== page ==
6. Oil analysis and basic inspections
  7. Lubrication PM optimization
  8. Training and education
  9. Lubrication scheduling, tracking and reporting metrics
  10. Leakage control, safe lubricant handling practices and environmental compliance

Some of these categories may be more important than others depending on the type of production facility and equipment within it. However, each area plays a role in our holistic approach to improving our lubrication program. To know how to identify gaps, it's important to know what poor lubrication actually is.

Many people hear "poor lubrication" and they immediate think this term refers to the quality of the lubricant itself, and it can. However, poor lubrication is really any aspect of a lubrication program not done with precision and includes:

  1. Incorrect amount of lubricant; too much or too little lubricant.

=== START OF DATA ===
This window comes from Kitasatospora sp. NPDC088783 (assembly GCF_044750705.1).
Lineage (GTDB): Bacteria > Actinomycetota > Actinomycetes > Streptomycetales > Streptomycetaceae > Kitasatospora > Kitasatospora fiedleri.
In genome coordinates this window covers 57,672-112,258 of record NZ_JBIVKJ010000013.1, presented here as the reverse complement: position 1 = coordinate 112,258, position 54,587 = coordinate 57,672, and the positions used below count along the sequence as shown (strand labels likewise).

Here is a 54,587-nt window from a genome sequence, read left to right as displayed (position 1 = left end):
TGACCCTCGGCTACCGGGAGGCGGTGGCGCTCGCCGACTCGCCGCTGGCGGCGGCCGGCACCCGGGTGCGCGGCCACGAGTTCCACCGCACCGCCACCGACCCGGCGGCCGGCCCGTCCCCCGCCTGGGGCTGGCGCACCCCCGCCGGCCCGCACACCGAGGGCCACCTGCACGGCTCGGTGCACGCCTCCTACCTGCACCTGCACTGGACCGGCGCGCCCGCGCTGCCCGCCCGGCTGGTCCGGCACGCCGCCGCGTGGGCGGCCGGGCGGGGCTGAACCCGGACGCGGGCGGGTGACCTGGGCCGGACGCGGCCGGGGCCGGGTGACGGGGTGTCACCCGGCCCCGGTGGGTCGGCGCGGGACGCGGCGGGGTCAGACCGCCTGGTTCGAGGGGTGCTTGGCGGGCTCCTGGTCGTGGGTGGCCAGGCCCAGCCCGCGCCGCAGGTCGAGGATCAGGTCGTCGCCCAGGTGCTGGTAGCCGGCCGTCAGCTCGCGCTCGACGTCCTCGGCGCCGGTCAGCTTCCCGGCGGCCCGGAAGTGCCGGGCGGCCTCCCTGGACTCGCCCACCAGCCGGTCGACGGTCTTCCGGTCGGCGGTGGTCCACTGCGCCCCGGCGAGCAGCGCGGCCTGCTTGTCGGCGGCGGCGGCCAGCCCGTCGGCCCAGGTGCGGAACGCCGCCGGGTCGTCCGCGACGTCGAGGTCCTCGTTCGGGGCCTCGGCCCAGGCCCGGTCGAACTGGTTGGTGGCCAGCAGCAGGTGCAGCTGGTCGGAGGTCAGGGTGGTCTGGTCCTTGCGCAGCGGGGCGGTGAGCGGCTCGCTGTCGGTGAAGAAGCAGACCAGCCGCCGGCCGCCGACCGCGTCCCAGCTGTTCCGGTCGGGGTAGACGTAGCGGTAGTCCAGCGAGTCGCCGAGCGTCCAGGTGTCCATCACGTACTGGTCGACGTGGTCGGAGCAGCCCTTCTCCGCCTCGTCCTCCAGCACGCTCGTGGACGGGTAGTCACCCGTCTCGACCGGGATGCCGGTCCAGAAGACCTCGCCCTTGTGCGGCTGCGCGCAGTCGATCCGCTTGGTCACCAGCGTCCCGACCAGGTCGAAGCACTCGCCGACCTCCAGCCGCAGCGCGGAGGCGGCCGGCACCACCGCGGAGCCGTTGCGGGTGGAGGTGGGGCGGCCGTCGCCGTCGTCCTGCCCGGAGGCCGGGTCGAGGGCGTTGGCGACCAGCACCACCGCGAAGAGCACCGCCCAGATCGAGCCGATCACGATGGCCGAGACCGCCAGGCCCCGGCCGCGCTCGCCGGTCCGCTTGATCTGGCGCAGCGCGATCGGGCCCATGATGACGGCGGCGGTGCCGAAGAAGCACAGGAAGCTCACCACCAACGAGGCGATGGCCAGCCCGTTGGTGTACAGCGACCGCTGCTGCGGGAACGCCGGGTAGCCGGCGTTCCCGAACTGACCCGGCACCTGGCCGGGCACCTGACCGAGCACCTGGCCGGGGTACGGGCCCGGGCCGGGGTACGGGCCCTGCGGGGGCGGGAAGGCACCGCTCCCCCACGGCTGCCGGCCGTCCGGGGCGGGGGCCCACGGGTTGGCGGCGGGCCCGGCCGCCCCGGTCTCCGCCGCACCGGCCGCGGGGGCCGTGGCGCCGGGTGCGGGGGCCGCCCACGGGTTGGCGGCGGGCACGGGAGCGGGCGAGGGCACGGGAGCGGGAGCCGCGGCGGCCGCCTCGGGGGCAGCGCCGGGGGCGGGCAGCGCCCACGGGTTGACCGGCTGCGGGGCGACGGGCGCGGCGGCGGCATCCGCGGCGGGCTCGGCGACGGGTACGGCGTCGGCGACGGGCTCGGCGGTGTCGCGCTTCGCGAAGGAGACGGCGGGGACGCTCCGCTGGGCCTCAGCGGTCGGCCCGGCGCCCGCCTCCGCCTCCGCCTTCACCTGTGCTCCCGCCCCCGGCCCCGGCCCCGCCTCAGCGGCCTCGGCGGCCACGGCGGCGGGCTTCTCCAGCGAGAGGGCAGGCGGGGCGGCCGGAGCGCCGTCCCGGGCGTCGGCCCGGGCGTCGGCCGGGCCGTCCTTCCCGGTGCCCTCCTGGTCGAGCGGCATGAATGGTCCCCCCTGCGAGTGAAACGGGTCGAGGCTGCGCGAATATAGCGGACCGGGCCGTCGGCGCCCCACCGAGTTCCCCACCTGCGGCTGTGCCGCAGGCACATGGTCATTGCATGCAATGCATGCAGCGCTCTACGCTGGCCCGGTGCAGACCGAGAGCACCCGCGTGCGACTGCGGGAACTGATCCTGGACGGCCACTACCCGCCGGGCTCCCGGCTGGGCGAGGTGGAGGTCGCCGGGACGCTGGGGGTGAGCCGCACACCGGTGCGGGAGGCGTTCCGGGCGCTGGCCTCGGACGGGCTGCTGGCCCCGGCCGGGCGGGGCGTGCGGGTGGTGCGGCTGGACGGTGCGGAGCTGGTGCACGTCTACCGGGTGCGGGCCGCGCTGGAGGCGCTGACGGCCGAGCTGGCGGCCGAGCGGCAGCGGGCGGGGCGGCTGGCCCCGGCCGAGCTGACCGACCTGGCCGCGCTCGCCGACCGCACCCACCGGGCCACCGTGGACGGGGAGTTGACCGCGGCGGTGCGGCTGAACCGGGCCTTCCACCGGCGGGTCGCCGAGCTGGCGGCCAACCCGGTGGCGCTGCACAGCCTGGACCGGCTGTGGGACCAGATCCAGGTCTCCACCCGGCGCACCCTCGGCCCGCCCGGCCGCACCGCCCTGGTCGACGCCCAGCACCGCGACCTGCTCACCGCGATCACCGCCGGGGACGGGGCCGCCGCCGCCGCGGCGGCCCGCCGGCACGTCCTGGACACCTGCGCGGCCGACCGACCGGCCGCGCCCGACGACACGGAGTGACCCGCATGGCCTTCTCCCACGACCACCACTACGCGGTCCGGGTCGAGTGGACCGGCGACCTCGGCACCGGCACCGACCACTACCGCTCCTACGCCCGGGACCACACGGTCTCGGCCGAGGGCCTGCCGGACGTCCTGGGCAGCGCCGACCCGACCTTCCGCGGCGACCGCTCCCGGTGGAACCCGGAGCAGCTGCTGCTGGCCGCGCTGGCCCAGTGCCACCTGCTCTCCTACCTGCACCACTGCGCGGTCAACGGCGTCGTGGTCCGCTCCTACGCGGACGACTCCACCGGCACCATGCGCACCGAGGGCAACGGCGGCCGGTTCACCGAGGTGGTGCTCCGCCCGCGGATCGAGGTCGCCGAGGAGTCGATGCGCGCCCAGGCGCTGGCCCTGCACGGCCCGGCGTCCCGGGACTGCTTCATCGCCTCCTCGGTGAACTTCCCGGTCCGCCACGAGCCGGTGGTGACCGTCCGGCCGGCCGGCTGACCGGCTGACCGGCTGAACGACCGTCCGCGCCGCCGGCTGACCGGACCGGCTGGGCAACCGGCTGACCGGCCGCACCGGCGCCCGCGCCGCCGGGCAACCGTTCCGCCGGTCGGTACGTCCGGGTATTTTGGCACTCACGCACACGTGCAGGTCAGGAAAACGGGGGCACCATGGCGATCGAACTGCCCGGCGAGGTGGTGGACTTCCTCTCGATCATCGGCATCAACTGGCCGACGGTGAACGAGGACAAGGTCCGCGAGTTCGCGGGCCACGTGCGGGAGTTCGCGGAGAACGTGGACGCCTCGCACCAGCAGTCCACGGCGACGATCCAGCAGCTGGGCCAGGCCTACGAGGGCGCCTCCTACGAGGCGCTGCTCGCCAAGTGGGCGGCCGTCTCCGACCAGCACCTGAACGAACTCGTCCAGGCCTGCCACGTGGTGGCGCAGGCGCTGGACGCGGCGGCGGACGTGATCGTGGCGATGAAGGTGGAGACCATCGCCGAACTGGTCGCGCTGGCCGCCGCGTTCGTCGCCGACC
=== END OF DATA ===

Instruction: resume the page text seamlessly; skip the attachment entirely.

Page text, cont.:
2. Wrong lubricant type; incorrect viscosity, base oil type, thickener (if applicable) or additives.
  3. Poor storage and handling; outside, not under cover, not climate controlled.
  4. Ineffective dispensing or application; using methods and tools not considered best practice.
  5. Inefficient contamination control; inconsistent or non-existent approach.
  6. Unskilled personnel; not trained or educated to what precision lubrication is or why it's important.

Where Improvement Programs Fail

A typical lubrication assessment process follows the same path as most assessment exercises. A benchmark is completed in an attempt to capture the current culture surrounding lubrication. Then, a gap analysis may be done to identify the difference between the current practice and what would commonly be considered best practice in a specific area of lubrication. Unfortunately for many assessments, this is where it ends. The client is left with a document that speaks to their issues, but offers little in the way of a path forward or a way to communicate the need for change to management. Most lubrication improvement initiatives fail because the recommendations provided are too generic and do not look at lubrication holistically. Without specific action items, a business case analysis, timelines and follow-through, improvements rarely get executed fully.